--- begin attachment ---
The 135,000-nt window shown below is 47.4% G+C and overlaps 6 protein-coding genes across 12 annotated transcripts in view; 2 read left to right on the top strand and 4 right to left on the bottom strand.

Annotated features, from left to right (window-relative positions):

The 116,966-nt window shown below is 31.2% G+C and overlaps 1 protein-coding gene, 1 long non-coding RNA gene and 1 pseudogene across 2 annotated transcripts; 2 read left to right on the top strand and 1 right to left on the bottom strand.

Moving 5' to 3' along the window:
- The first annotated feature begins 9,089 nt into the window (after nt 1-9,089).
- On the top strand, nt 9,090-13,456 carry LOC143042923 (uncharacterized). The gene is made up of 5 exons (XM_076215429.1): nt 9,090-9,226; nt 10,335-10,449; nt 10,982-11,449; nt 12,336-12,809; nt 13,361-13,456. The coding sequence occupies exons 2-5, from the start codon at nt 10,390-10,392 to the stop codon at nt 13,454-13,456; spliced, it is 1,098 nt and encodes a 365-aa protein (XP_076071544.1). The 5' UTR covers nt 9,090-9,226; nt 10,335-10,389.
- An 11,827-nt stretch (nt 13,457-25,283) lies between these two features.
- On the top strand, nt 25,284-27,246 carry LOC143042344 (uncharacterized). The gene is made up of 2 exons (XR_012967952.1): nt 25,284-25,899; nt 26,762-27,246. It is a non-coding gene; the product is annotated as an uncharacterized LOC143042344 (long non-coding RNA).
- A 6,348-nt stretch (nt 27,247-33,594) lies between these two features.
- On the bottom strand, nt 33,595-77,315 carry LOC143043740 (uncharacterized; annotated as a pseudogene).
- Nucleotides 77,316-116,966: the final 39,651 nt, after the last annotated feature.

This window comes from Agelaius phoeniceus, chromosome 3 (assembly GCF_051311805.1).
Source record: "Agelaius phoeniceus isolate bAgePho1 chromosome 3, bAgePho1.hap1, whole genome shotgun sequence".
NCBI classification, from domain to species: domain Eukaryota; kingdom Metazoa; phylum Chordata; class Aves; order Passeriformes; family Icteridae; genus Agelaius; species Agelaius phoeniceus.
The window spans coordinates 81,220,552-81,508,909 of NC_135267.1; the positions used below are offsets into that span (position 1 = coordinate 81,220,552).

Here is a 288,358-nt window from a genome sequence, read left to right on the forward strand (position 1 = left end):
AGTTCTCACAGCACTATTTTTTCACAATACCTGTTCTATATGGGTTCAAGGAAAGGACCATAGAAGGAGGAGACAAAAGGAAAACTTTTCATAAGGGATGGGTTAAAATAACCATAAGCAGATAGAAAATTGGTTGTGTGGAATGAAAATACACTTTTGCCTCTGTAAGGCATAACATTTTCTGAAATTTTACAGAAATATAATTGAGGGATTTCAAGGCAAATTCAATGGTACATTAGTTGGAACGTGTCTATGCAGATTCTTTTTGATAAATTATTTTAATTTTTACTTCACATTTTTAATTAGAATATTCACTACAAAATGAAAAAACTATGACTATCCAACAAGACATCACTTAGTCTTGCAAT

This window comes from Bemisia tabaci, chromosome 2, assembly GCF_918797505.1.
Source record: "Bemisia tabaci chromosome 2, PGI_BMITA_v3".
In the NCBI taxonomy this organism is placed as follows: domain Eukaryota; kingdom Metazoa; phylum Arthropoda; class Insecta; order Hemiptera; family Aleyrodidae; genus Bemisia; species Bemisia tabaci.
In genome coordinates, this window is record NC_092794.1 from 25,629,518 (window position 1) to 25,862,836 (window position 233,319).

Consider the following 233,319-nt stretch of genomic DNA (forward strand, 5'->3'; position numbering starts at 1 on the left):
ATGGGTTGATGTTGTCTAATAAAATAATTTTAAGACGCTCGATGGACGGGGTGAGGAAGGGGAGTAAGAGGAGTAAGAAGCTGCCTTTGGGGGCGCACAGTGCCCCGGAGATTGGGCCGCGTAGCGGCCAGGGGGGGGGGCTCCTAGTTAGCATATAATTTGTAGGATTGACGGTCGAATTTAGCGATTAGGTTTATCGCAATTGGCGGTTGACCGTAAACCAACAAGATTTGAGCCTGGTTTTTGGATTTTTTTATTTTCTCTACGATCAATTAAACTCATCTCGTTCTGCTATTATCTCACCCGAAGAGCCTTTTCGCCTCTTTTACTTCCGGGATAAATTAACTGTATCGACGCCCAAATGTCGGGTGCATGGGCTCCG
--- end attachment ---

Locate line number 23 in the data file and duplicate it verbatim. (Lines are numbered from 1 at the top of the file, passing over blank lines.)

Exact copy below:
ATGGGTTGATGTTGTCTAATAAAATAATTTTAAGACGCTCGATGGACGGGGTGAGGAAGGGGAGTAAGAGGAGTAAGAAGCTGCCTTTGGGGGCGCACAGTGCCCCGGAGATTGGGCCGCGTAGCGGCCAGGGGGGGGGGCTCCTAGTTAGCATATAATTTGTAGGATTGACGGTCGAATTTAGCGATTAGGTTTATCGCAATTGGCGGTTGACCGTAAACCAACAAGATTTGAGCCTGGTTTTTGGATTTTTTTATTTTCTCTACGATCAATTAAACTCATCTCGTTCTGCTATTATCTCACCCGAAGAGCCTTTTCGCCTCTTTTACTTCCGGGATAAATTAACTGTATCGACGCCCAAATGTCGGGTGCATGGGCTCCG